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Sunday, February 26, 2012

Modern Slavery News Round-Up

UNICEF fights child marriage in India
Tea estate communities in Assam, in northeastern India, are working with the UN Children’s Fund to deter the early marriage and sexual abuse of children. Girls sometimes begin picking tea leaves as early as 10 years old in the isolated communities, where UNICEF has joined with girls’ groups and the regional Indian Tea Association to reverse gender discrimination.

Venezuela strikes chord with poor children
A 35-year-old social program in Venezuela aimed at alleviating the effects of poverty among children through classical music is inspiring similar programs in other countries, in part through the high profile of one of its products, Gustavo Dudamel, music director of the Los Angeles Philharmonic. El Sistema reaches 310,000 children through 500 orchestras and other ensembles, and aims to instill a sense of community, commitment and self-worth amid lives that are otherwise marked by desperation.

NIGERIA: Calls for more action on child lead poisoning
The Nigerian government has stood back and watched while hundreds of children in the northwestern state of Zamfara have died of lead poisoning, and hundreds more been affected by it over the past two years, say rights groups and the local authorities. At least 400 children who had worked in artisanal gold mines were reported to have in 2010, and still the government has taken little action to curb the mining or make communities more aware of its dangers.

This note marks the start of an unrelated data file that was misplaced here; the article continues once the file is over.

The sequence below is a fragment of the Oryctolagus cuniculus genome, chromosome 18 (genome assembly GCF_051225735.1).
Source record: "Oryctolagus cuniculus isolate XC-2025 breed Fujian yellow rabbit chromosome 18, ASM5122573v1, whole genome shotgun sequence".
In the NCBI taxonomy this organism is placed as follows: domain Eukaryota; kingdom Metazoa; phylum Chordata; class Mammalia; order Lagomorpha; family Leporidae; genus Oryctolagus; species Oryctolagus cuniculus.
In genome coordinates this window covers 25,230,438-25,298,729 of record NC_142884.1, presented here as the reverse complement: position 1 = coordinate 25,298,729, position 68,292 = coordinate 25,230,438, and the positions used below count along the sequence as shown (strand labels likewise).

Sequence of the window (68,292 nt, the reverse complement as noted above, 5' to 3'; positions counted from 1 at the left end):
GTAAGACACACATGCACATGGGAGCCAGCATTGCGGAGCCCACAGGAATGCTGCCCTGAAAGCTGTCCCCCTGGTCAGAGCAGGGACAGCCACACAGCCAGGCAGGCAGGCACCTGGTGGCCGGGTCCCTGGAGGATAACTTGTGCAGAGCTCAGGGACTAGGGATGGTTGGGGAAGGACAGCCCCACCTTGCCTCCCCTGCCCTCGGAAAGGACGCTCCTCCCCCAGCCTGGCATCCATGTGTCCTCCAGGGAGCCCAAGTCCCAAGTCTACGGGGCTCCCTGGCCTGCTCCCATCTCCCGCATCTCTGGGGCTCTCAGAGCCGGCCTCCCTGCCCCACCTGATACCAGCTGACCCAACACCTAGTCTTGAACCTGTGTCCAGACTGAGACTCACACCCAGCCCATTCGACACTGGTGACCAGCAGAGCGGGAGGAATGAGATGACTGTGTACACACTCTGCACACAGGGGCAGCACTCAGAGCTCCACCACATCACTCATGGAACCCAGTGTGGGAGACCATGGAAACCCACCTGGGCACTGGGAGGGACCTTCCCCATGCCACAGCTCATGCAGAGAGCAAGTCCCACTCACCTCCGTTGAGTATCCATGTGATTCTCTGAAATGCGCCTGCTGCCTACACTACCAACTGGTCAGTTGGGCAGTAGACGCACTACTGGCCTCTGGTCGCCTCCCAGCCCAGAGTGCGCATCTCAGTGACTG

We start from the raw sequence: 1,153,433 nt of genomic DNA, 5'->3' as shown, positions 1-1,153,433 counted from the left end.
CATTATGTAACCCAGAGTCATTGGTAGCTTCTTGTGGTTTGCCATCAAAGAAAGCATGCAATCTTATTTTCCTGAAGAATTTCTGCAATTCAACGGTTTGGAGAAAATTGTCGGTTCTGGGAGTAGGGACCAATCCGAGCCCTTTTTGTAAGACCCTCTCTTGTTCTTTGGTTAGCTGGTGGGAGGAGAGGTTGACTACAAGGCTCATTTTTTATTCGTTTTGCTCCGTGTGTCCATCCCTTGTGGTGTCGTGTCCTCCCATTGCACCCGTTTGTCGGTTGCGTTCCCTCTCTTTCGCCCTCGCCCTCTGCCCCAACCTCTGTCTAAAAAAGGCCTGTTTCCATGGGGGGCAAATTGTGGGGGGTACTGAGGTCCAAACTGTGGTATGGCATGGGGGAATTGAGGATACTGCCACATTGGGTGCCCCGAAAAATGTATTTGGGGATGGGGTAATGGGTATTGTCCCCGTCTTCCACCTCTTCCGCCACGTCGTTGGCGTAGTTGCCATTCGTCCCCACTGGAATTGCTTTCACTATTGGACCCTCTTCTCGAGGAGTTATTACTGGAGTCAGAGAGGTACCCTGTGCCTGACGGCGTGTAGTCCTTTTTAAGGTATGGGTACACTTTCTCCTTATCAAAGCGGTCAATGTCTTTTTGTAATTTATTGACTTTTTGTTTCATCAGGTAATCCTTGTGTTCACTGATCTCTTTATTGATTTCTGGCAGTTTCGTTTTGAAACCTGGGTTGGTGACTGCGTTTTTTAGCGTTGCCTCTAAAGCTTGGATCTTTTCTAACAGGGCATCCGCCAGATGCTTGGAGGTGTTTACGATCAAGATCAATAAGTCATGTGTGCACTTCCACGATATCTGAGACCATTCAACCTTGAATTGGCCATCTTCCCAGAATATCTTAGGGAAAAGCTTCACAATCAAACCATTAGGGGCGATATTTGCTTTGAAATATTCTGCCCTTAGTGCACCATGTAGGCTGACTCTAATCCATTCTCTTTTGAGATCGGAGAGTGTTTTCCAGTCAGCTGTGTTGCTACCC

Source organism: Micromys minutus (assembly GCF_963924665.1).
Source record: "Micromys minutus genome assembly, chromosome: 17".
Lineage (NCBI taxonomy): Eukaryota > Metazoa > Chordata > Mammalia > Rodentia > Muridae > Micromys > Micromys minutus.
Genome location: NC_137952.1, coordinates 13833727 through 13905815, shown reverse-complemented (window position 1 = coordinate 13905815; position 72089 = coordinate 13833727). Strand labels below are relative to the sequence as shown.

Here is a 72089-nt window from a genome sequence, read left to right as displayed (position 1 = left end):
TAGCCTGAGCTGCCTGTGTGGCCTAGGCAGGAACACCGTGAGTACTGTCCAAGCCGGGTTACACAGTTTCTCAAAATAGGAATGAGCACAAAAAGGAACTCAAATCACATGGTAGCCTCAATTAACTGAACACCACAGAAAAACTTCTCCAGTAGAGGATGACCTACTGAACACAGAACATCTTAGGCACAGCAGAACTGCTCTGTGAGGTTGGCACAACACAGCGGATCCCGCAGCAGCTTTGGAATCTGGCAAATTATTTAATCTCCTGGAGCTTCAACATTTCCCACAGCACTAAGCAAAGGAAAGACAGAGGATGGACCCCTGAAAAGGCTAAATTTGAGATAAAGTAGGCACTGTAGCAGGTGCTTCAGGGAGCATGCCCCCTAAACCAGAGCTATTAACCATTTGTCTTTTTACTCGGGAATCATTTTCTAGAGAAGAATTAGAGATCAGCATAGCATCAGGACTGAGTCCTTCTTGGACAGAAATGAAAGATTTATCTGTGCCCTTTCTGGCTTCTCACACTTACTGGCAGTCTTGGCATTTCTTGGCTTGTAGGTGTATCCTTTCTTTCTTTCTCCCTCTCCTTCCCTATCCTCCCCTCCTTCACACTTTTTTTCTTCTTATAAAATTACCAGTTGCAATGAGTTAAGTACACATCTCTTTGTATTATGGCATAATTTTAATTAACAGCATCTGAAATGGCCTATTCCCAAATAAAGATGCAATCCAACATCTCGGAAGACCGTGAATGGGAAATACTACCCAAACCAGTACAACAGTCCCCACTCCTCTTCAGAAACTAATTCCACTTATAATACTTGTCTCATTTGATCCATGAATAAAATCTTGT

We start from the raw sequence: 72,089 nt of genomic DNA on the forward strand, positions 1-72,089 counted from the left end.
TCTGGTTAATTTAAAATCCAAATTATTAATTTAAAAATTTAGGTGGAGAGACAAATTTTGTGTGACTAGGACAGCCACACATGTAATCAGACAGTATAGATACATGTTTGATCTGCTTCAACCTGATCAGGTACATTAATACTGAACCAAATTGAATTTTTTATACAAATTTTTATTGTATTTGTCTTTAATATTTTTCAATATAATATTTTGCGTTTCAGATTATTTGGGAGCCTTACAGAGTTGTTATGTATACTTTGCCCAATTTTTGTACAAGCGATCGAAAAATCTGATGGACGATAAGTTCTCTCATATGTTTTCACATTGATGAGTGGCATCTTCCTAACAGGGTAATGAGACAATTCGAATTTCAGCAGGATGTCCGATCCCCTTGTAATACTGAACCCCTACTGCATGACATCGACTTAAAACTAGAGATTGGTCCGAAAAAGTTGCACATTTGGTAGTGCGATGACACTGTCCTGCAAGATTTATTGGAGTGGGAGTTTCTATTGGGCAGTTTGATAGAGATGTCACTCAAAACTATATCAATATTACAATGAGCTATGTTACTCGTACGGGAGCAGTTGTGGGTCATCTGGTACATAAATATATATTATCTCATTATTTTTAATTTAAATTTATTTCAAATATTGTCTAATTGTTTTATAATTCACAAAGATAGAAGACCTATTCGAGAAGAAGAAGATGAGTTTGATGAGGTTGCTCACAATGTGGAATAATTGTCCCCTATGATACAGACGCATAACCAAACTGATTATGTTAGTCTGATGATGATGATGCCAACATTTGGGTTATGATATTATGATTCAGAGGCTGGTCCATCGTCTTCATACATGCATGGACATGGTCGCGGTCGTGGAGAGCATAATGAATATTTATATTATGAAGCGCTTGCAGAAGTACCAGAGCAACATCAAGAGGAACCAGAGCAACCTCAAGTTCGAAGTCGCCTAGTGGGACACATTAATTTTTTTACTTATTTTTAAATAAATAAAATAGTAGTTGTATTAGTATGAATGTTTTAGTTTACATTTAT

UN Pushes for Birth Registration
The UN High Commissioner for Refugees (UNHCR) has announced its partnership with the global children’s rights organization Plan International for a worldwide push to ensure that children, especially those at risk of statelessness, are registered at birth. There are some 12 million stateless people across the world, half of which are children, according to the UN agency. UNICEF estimates that 51 million babies each year, more than two fifths of those born worldwide, are not registered at birth. Furthermore, many parents are not registered themselves, often a requirement for child registration. Halting this vicious cycle is key to ending exploitation and the denial of human rights worldwide.

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